Donald Trump cannot throw out the World Series first pitch

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Taft lets one loose.

Game 3 of the World Series will be played on Oct. 25—the first time the Fall Classic has touched the nation’s capital since 1933, when the Giants and Senators did battle.

It is a game that—in any other time period—would beg for the president of the United States to throw out the first pitch. As tradition suggests, he would walk from the dugout to the mound, decked out in dress pants, dress shoes, a collared shirt and a blue-and-red Nationals jacket. He would stand on the rubber, wave to the fans, smile, take a few steps in, then loft the baseball somewhere in the vicinity of the glove held aloft by Kurt Suzuki, the Nationals’ catcher.

Some people would cheer and some people would boo, because, well, people would cheer and boo. Republicans. Democrats. Independents. Politically inclined. Politically indifferent. But everyone would embrace the presence of America’s commander in chief in the middle of a ball field. It’s what we do. It’s how we behave. Barack Obama has thrown out first pitches. George W. Bush has thrown out first pitches. Bill Clinton did it, George H. W. Bush did it. Reagan and Carter. Ford and Nixon.

The tradition dates back to William Howard Taft, who on April 14, 1910 became the first president to toss out a first pitch. He did so in Washington—a Trump-like 300-pound man of little-to-no athletic note, slinging non-heat to catcher Gabby Street. The fans loved it.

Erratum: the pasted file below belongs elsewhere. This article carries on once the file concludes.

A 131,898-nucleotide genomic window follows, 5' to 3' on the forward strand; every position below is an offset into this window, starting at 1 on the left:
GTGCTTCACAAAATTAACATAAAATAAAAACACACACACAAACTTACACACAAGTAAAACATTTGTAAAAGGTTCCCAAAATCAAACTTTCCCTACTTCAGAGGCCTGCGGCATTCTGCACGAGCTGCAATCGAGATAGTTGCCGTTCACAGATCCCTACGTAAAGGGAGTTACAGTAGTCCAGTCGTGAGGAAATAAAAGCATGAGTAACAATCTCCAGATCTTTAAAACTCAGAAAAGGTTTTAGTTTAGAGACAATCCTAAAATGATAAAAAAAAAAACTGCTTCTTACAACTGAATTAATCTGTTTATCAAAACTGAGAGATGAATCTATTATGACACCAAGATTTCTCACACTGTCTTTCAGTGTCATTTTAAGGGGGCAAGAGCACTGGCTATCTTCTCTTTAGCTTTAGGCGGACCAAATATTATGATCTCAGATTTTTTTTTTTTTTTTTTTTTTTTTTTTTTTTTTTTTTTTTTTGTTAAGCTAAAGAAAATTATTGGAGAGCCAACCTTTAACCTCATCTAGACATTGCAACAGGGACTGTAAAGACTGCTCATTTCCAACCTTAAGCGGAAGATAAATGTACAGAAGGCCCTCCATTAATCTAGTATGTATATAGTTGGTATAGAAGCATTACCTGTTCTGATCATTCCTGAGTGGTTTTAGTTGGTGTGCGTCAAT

Donald Trump, however, cannot throw out the first pitch, because he is the owner of skin the thickness of tracing paper, and the very hint of a boo or hiss would cause his world to collapse. He cannot throw out the first pitch because he refuses to project anything but winning and success, and the odds he matches George W. Bush’s legendarily perfect from-the-rubber Yankee Stadium dart is, oh, 0 percent. So bouncing ball into the dirt, or having it slip from his hand, 50 Cent like? No. No. No.

Donald Trump cannot throw out the first pitch because Major League Baseball is a land of immigrants, and—heaven forbid—he might run into a couple of Dominicans, or Mexicans. He might be asked a tough question. Or receive a heated stare.

Donald Trump cannot throw out the first pitch because, truly, he does not deserve it. Just as he has yet to invite former presidents back to the White House, and just as he has yet to present Barack and Michelle Obama with their official White House portraits, Trump is incapable of understanding the importance of party-crossing decency; of standing before a nation and saying, “I am the president, but we are—together—a nation.”

He will never throw out the first pitch.

We are better for it